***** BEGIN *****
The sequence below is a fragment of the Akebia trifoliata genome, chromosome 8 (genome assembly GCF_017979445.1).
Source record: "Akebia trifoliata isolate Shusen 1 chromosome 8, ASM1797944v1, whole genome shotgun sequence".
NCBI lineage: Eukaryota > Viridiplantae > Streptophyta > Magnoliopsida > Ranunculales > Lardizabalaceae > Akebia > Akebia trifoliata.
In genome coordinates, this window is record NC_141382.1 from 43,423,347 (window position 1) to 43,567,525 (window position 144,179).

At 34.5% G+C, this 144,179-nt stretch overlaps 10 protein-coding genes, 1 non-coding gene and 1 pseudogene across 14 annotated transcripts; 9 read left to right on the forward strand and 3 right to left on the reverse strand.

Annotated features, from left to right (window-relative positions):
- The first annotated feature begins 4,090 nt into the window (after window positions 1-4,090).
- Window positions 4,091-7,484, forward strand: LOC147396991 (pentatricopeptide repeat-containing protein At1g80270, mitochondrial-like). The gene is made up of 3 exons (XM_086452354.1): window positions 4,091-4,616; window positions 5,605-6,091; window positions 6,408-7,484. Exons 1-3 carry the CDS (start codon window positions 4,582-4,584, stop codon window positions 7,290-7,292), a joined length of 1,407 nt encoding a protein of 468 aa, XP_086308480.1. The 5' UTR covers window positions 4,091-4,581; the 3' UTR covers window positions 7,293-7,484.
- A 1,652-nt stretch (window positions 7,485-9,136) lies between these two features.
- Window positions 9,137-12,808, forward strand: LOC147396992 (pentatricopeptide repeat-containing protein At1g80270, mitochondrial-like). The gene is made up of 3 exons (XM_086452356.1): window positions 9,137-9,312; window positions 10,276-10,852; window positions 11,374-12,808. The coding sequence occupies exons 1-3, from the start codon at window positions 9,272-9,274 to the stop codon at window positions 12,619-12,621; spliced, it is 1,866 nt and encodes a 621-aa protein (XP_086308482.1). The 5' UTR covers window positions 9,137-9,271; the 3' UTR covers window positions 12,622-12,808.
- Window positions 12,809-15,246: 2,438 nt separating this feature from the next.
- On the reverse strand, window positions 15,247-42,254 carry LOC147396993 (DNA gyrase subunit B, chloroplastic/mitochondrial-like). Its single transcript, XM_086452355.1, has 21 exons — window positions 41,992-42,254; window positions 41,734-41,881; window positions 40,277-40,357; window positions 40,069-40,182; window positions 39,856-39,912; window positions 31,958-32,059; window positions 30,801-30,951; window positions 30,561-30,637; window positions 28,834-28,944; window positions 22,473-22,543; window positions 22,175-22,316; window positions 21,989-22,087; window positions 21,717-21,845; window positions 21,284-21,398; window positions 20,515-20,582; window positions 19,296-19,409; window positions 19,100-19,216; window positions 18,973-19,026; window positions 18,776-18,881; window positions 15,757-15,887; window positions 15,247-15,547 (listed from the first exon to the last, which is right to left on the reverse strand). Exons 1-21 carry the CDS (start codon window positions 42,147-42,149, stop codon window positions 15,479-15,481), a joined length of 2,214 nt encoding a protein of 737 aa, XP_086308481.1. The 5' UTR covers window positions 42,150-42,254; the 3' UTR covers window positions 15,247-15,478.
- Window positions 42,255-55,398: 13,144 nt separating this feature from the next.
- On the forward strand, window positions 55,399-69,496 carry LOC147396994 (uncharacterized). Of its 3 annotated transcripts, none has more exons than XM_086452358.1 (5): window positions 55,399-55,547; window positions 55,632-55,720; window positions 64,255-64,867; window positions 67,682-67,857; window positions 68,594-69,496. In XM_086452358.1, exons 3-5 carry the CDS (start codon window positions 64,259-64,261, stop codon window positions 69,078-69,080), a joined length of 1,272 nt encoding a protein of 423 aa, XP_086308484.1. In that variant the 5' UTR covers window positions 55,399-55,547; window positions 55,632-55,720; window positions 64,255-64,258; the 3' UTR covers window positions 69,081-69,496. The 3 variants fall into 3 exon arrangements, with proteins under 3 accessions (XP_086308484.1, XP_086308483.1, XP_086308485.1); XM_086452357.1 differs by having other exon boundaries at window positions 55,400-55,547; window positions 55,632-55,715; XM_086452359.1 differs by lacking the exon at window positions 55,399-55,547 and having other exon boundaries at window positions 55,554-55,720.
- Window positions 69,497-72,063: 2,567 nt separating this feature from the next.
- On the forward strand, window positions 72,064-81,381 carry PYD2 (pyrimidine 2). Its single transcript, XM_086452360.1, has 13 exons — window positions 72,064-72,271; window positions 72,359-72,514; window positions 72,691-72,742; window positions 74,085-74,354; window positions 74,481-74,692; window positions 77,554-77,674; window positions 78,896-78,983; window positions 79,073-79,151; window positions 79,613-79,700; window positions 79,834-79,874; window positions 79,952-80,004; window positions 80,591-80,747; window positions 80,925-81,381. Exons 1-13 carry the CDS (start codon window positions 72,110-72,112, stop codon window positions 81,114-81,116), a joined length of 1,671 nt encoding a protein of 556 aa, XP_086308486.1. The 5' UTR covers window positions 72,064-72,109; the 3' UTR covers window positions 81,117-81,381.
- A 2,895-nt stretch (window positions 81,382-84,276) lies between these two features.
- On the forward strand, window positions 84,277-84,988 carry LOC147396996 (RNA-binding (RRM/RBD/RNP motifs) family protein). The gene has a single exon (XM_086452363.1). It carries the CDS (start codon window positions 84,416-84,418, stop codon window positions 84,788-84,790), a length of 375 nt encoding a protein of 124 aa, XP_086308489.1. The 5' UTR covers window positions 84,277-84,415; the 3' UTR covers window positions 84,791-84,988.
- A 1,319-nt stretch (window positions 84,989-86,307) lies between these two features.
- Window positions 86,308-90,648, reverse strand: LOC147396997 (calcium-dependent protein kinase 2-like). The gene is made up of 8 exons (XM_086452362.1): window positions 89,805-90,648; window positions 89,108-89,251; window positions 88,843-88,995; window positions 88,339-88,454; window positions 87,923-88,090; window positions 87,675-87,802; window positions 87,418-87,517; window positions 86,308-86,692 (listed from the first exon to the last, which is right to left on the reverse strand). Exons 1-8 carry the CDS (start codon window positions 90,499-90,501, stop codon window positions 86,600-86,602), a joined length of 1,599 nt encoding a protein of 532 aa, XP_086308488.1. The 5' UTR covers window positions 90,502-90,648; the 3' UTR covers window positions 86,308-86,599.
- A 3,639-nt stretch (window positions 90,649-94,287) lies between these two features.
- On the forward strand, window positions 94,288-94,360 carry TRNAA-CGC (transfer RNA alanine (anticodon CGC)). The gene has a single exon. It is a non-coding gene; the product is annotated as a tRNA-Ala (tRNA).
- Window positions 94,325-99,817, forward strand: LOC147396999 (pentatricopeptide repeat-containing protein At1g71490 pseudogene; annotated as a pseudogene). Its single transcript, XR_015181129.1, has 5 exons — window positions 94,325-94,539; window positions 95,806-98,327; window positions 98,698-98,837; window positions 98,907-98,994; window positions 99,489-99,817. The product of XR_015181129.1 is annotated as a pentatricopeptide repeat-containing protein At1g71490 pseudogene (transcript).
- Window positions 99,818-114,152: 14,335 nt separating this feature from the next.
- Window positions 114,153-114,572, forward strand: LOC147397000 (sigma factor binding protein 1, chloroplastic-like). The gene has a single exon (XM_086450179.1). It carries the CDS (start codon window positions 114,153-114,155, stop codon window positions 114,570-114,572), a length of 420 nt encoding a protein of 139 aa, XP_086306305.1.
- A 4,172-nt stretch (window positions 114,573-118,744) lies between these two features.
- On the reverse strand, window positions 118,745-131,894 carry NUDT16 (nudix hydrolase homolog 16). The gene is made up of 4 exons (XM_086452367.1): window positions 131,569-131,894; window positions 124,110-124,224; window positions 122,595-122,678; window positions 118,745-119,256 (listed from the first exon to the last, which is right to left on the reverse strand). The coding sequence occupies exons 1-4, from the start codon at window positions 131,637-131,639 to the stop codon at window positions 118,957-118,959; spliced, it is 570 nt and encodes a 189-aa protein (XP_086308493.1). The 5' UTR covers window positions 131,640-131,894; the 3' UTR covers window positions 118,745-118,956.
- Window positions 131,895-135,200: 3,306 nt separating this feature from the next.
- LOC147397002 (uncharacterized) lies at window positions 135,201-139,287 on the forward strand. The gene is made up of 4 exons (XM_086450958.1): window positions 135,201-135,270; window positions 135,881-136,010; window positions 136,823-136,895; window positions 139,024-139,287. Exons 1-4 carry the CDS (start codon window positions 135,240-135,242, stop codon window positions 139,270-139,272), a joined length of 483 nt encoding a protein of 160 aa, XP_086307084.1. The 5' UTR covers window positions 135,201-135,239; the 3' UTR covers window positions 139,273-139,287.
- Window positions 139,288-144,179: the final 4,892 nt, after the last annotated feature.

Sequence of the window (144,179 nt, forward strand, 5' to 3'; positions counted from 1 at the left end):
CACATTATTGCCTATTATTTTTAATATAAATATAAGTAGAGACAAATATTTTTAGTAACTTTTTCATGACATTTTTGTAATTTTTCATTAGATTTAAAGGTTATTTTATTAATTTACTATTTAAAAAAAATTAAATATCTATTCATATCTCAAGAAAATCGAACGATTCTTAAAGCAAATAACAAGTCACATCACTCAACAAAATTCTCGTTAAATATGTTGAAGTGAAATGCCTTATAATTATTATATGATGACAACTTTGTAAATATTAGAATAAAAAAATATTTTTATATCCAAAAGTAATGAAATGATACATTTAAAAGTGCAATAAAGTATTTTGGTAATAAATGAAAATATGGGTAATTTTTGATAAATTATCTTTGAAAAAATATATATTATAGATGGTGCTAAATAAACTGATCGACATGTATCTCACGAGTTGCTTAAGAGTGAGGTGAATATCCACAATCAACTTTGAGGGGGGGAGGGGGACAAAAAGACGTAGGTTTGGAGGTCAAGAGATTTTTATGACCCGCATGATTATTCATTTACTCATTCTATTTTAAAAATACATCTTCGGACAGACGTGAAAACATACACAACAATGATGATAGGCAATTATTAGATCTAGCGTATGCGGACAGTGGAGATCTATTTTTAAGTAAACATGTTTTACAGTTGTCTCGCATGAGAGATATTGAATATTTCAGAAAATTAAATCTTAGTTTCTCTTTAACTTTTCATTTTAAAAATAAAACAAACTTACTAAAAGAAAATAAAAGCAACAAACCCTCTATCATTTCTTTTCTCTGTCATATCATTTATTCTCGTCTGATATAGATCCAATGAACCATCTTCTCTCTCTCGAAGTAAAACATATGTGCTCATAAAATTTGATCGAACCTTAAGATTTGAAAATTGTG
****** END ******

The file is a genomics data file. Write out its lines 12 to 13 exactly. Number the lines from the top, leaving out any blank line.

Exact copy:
- On the reverse strand, window positions 15,247-42,254 carry LOC147396993 (DNA gyrase subunit B, chloroplastic/mitochondrial-like). Its single transcript, XM_086452355.1, has 21 exons — window positions 41,992-42,254; window positions 41,734-41,881; window positions 40,277-40,357; window positions 40,069-40,182; window positions 39,856-39,912; window positions 31,958-32,059; window positions 30,801-30,951; window positions 30,561-30,637; window positions 28,834-28,944; window positions 22,473-22,543; window positions 22,175-22,316; window positions 21,989-22,087; window positions 21,717-21,845; window positions 21,284-21,398; window positions 20,515-20,582; window positions 19,296-19,409; window positions 19,100-19,216; window positions 18,973-19,026; window positions 18,776-18,881; window positions 15,757-15,887; window positions 15,247-15,547 (listed from the first exon to the last, which is right to left on the reverse strand). Exons 1-21 carry the CDS (start codon window positions 42,147-42,149, stop codon window positions 15,479-15,481), a joined length of 2,214 nt encoding a protein of 737 aa, XP_086308481.1. The 5' UTR covers window positions 42,150-42,254; the 3' UTR covers window positions 15,247-15,478.
- Window positions 42,255-55,398: 13,144 nt separating this feature from the next.